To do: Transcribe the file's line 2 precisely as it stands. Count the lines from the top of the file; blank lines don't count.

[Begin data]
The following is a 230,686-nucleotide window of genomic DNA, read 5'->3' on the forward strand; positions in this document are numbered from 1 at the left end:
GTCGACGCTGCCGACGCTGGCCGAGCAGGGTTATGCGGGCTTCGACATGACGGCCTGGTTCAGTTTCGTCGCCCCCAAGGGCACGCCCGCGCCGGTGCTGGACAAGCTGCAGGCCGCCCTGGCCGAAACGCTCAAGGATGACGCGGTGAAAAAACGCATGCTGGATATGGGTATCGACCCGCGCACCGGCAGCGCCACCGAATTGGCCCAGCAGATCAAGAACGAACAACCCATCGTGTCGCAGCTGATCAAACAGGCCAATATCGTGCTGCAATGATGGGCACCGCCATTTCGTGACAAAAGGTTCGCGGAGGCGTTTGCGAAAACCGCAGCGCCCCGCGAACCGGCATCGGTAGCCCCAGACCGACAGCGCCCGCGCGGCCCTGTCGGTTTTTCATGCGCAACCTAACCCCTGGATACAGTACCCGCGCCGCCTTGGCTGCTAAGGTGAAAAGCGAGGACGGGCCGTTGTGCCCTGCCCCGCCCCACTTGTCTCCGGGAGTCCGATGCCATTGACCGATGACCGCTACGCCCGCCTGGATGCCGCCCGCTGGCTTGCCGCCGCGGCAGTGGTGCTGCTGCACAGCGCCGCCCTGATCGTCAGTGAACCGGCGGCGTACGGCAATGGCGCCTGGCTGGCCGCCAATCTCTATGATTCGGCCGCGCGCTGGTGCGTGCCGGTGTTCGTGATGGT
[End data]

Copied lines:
GTCGACGCTGCCGACGCTGGCCGAGCAGGGTTATGCGGGCTTCGACATGACGGCCTGGTTCAGTTTCGTCGCCCCCAAGGGCACGCCCGCGCCGGTGCTGGACAAGCTGCAGGCCGCCCTGGCCGAAACGCTCAAGGATGACGCGGTGAAAAAACGCATGCTGGATATGGGTATCGACCCGCGCACCGGCAGCGCCACCGAATTGGCCCAGCAGATCAAGAACGAACAACCCATCGTGTCGCAGCTGATCAAACAGGCCAATATCGTGCTGCAATGATGGGCACCGCCATTTCGTGACAAAAGGTTCGCGGAGGCGTTTGCGAAAACCGCAGCGCCCCGCGAACCGGCATCGGTAGCCCCAGACCGACAGCGCCCGCGCGGCCCTGTCGGTTTTTCATGCGCAACCTAACCCCTGGATACAGTACCCGCGCCGCCTTGGCTGCTAAGGTGAAAAGCGAGGACGGGCCGTTGTGCCCTGCCCCGCCCCACTTGTCTCCGGGAGTCCGATGCCATTGACCGATGACCGCTACGCCCGCCTGGATGCCGCCCGCTGGCTTGCCGCCGCGGCAGTGGTGCTGCTGCACAGCGCCGCCCTGATCGTCAGTGAACCGGCGGCGTACGGCAATGGCGCCTGGCTGGCCGCCAATCTCTATGATTCGGCCGCGCGCTGGTGCGTGCCGGTGTTCGTGATGGT